That's where you have to make an investment, to make your business franchise-able. Market your franchise as the number one franchise, and not the tactical way. Create a franchise relationship programme with the help of a franchise manager, who would help you with the operational aspects of the business. Properly administer the franchise programme and support your business through administrative and marketing functions in a profitable way. More often than not, the franchisor tends to think that it's a default phenomena and are usually short-sighted in treading the lesser travelled path of legal documentation, franchise programme investment, financing and accounting, legal planning, HR (personnel) to manage multiple units.

As a franchisor, why you need to say “no” more often

There are always measures that you can take to find yourself the right franchisee. Many franchisors go wrong when they presume selling their business and managing it will be easy. Most of the high-quality, creative, unique, phenomenal concepts are ruined owing to the selection of franchisees not being well thought out. The franchisors should concentrate on building a strong pipeline, a strong name of the brand so that saying “No” doesn't become difficult. If the franchisors are considering franchising a job that needs to be sold out to the franchisee, not only will they attract the wrong person but a dominant, impatient businessman. The franchisee would not listen to you as he will have huge expectations and dominion over you. Capitalise in a manner that you have more people writing to you than you pitching out to them. Devise an effective marketing plan for your franchise rather than aggressively selling it to franchisees.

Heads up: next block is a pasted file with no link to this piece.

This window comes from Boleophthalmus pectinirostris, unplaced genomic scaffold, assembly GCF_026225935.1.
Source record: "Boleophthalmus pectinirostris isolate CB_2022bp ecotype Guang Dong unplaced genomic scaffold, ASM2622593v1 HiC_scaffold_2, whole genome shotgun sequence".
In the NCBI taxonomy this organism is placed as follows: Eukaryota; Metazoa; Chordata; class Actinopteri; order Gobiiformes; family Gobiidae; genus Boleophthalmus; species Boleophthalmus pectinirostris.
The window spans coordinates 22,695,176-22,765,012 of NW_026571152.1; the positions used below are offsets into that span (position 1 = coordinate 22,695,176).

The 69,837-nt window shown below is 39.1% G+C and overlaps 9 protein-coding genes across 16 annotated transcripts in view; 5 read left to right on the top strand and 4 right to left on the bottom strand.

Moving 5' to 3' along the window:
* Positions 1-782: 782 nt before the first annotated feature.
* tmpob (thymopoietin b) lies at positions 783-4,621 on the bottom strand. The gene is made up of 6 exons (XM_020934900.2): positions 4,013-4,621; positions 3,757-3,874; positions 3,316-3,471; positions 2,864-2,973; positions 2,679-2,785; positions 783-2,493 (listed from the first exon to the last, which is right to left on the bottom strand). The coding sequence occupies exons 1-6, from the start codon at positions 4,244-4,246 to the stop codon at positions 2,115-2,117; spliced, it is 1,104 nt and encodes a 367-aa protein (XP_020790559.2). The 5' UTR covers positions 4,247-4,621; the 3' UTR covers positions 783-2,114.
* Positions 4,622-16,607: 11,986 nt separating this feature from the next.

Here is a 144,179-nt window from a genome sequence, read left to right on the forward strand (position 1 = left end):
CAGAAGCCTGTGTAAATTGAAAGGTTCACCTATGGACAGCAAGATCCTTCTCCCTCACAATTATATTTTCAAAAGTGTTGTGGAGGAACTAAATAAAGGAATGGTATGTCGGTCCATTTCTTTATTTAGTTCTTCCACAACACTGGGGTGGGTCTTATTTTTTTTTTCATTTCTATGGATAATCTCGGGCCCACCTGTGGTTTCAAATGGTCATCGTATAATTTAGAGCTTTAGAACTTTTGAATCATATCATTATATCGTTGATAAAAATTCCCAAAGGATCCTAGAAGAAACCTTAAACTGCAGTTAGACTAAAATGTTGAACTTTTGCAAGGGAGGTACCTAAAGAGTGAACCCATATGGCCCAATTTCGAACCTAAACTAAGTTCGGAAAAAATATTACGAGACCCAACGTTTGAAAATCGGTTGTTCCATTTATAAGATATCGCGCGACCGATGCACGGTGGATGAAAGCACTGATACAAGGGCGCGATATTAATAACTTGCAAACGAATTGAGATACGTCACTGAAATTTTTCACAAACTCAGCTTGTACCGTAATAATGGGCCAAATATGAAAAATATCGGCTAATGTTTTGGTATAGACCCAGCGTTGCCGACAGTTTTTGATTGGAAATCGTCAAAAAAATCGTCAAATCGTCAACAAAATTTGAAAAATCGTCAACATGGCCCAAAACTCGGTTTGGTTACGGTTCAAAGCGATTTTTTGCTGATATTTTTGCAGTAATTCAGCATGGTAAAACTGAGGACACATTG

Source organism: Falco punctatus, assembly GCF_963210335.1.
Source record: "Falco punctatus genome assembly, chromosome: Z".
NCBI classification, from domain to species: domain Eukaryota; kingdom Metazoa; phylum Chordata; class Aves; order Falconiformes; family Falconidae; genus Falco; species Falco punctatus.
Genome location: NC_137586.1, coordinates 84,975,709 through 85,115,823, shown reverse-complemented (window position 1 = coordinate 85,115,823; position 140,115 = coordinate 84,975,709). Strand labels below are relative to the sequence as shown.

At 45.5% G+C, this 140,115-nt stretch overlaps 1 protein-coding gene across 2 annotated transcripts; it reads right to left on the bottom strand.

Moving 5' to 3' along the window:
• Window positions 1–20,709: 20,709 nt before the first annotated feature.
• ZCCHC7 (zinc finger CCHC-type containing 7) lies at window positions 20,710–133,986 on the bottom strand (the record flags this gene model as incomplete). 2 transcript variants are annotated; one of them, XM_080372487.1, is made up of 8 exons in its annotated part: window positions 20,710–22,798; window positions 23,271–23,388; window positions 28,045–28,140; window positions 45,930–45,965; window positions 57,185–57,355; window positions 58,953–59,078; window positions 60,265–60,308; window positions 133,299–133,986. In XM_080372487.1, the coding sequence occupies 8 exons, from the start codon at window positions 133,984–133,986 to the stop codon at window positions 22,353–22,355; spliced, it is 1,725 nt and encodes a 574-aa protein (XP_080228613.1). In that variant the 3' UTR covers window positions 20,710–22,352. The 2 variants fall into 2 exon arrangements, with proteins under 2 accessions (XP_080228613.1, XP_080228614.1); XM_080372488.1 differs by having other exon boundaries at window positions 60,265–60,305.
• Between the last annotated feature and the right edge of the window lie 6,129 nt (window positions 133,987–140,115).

Some measures you can take to find yourself the right franchisee (selling versus selecting):

= Don't sell your franchise, market it instead.

= Don't sell your franchise, select your franchisee instead.

= Don't sell your franchise, award it instead. Give your franchisee targets to your franchisees and then decide whether you want (/don't) to give the franchise to the prospective franchisees.

= Identify qualifications and attributes that you would want in your franchisees. While short listing possible candidates, strictly adhere to these identified standards. Compromise only in those cases where there is very low risk of failure.

= Do thorough background checks on all prospective franchisees before the process of selecting the franchisee is completed.

= Request a business or marketing plan from the franchisee candidates. This will help you gauge their level of business knowledge. The plan can be reviewed to give you an insight into the ability and expectations of the candidate.

= Use diverse members of your own staff to interview and offer feedback on the franchisee candidates. This will allow for more objective feedback from various individuals who represent the franchisor.

= Don't compromise on your business standards and qualifications in haste to sell a franchise. Draw up your own “franchisee profile” based upon the traits of existing successful franchisees.

= You could also use certain franchisees for screening or providing feedback on the franchise candidates you have shortlisted. All your existing franchisees also have a stake in the success of the new franchisees. Be wary of utilising franchisees who might feel threatened in their territory by the new franchisee.

To conclude, what's in it for the franchisor.

The franchisor would be:

= Limiting the risk involved in the growth of his business;

= Allowing the expansion to occur without himself having to give in vast amounts of operating capital;

= Assured of having highly competent and motivated owners and managers and the HR (at no cost);

= Earning more for what he has already done by allowing others to simply do the same;

= Opening the opportunities to build the brand and to procure a perpetual income through royalty;

= Arranging favourable terms (bulk purchasing) for all the franchisees from distributors and manufacturers.